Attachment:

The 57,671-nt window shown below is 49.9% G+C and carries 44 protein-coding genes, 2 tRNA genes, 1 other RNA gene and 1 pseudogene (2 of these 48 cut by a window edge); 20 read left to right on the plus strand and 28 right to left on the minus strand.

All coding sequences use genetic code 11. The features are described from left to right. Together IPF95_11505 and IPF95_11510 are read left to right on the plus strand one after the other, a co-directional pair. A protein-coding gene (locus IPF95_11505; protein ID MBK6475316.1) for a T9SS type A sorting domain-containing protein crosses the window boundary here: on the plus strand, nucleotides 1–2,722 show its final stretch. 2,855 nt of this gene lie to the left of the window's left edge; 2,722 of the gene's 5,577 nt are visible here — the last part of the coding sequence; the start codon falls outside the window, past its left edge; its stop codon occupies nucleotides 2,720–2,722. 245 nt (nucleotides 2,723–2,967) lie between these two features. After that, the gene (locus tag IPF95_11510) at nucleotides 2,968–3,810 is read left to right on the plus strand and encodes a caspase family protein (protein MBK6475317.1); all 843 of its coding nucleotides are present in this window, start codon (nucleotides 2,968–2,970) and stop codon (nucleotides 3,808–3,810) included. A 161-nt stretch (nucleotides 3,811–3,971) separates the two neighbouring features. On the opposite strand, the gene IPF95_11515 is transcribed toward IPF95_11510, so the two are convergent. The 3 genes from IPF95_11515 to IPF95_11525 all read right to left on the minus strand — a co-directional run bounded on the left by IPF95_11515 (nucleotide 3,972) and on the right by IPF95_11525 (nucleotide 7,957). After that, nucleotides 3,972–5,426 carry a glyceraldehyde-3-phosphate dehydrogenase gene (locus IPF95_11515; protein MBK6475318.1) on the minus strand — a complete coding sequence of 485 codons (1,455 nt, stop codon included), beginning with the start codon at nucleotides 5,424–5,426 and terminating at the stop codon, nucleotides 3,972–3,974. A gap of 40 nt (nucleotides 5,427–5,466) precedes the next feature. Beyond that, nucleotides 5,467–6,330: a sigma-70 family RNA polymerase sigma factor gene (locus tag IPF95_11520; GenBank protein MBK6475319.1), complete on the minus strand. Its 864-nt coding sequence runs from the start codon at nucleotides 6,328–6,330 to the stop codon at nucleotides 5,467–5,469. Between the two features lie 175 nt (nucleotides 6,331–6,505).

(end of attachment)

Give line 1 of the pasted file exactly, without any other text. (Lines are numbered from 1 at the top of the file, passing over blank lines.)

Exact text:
The 57,671-nt window shown below is 49.9% G+C and carries 44 protein-coding genes, 2 tRNA genes, 1 other RNA gene and 1 pseudogene (2 of these 48 cut by a window edge); 20 read left to right on the plus strand and 28 right to left on the minus strand.